New York: In Brooklyn, Language Barrier Derails a Trial

Harold Schiffman hfsclpp at
Wed Oct 22 12:38:28 UTC 2008

October 21, 2008, 4:30 pm

In Brooklyn, Language Barrier Derails a Trial

By Andy Newman

Everything was ready to go in the 21st-floor courtroom in State
Supreme Court in Brooklyn. The defendant sat beside his lawyer. The
prosecutor clutched her file of complaints and evidence. The judge was
on the bench. The jurors — including, for what it's worth, this
reporter — waited in their box for the legal proceedings to unfold.
But the trial of Mamadou Bah, charged with stabbing a man in the chest
at a Brooklyn restaurant in 2006, came to an abrupt end on Monday.
Missing: one Fula interpreter. Fula is the most widely spoken
indigenous language in the West African nation of Guinea, with more
than three million speakers. There are thousands of Guinean immigrants
in New York, many of whom, like Mr. Bah, are presumably fluent only in

But a week into the preliminary stages of Mr. Bah's trial, the court
system still had not been able to find a qualified Fula interpreter.
And so Justice Albert Tomei declared a mistrial, and Mr. Bah, a
30-year-old store clerk who has been free on bail, walked out of the
courtroom. The jurors went back to ordinary lives where they are not
required to stand in judgment of their fellow man. It is very rare for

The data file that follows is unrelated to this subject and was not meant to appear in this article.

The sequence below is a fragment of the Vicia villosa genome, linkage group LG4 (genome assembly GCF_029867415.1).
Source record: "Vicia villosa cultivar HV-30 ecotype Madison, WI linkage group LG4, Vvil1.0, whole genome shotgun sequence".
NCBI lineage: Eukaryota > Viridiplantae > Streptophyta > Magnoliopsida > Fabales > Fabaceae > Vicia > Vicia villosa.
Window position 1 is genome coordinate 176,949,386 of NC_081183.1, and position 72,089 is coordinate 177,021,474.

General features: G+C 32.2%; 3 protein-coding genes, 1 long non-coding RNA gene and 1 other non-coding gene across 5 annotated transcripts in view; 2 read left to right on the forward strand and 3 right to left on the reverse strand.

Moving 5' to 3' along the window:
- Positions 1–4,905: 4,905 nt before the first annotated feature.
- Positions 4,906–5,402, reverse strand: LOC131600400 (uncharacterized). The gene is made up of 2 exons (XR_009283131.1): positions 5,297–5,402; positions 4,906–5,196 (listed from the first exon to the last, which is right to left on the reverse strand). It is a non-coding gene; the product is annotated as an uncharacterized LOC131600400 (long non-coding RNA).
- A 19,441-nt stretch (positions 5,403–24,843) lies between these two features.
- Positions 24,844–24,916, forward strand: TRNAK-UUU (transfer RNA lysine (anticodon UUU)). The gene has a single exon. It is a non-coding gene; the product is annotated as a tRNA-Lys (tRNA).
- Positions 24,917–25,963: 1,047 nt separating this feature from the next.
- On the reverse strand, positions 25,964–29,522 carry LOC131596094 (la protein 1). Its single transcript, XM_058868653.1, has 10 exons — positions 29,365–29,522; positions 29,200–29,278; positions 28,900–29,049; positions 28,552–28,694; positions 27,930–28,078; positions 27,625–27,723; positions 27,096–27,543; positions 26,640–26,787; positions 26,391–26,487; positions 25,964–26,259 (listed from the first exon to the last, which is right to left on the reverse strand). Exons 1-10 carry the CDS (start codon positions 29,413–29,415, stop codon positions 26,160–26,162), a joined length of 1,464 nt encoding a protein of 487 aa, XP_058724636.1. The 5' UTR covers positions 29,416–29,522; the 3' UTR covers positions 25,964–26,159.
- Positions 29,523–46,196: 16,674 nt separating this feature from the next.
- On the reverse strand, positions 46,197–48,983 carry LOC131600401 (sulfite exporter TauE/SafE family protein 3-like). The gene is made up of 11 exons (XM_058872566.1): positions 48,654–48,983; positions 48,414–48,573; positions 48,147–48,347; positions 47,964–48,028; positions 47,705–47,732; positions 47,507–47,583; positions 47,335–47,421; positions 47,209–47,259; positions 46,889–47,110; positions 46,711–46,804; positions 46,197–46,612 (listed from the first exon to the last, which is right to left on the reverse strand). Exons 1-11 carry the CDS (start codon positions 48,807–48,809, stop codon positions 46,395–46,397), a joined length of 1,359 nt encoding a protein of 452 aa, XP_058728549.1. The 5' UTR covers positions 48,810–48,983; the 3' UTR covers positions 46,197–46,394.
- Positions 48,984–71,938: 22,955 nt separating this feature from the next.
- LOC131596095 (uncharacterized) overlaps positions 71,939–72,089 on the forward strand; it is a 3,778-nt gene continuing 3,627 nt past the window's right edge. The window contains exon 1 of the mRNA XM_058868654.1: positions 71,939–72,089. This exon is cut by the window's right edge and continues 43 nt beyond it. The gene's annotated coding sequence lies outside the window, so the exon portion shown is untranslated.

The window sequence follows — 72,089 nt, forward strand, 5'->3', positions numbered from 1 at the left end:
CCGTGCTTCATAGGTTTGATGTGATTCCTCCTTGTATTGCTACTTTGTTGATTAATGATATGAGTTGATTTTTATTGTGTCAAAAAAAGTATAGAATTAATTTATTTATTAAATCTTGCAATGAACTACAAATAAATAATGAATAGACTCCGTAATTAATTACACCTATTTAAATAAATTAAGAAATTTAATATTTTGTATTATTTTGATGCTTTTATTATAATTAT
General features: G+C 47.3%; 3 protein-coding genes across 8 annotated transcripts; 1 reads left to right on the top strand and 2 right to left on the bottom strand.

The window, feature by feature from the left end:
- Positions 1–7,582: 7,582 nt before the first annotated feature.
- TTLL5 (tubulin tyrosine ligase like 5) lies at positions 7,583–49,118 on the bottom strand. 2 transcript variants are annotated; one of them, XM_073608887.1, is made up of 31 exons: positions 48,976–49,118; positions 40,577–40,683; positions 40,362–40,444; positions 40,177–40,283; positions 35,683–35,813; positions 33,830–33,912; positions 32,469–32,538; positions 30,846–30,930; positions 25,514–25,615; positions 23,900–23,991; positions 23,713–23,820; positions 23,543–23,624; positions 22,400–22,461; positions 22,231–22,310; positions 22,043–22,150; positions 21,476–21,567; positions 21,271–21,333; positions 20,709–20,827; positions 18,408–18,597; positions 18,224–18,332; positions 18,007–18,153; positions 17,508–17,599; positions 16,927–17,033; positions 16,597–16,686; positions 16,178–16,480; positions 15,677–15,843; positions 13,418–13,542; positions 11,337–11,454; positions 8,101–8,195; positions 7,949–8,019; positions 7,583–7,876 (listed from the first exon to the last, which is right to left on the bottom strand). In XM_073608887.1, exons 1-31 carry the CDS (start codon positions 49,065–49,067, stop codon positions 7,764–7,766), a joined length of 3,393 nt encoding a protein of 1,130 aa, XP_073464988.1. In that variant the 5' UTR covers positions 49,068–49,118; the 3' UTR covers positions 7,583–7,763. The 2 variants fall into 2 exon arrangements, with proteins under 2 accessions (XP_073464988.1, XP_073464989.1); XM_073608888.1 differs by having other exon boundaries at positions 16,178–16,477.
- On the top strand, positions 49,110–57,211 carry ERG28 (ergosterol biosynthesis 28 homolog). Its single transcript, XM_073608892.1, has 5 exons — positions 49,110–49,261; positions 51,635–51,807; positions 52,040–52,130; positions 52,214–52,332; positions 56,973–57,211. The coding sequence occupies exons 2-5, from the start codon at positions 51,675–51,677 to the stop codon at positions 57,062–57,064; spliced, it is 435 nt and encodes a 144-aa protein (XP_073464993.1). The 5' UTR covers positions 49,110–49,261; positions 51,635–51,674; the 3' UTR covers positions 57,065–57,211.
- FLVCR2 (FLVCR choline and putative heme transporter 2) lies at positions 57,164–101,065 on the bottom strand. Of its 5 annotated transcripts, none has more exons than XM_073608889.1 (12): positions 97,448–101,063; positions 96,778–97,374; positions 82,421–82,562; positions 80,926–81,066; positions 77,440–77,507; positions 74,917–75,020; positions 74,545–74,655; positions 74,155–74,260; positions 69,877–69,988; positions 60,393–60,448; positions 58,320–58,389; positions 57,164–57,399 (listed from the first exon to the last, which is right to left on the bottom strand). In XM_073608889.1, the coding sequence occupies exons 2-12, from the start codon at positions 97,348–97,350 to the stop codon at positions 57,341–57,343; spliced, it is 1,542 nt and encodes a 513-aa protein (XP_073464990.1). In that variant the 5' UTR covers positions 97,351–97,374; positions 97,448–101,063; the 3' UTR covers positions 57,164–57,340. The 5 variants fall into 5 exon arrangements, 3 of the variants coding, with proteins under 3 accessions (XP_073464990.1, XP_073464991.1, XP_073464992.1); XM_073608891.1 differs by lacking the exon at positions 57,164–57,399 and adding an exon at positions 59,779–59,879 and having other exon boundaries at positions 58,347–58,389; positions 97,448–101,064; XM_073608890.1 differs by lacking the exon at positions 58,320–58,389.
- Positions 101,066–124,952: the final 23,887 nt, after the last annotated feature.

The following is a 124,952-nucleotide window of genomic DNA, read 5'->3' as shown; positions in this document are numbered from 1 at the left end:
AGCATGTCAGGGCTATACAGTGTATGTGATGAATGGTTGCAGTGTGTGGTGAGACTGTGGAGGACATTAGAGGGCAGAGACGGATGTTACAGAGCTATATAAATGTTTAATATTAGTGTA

a language barrier to halt the wheels of justice, even in a polyglot
place like New York. The courts have full-time interpreters in 40
languages and per-diem interpreters in 300 more, including Fula, said
David Bookstaver, courts spokesman. But when Mr. Bah's assigned
interpreter turned out not to be suitable, a replacement could not
quickly be found, he said.

Defendants like Mr. Bah do not enjoy any sort of linguistic immunity,
however: He is due back in court on Wednesday for a status conference,
and prosecutors intend to try him again on attempted murder charges.
"We'll be in court tomorrow to pick another date," a spokesman for the
Brooklyn district attorney's office, Jerry Schmetterer, said on
Tuesday morning. Or, as they say in Fula, "hunde kala e saa'i mun" —
everything in its own time.

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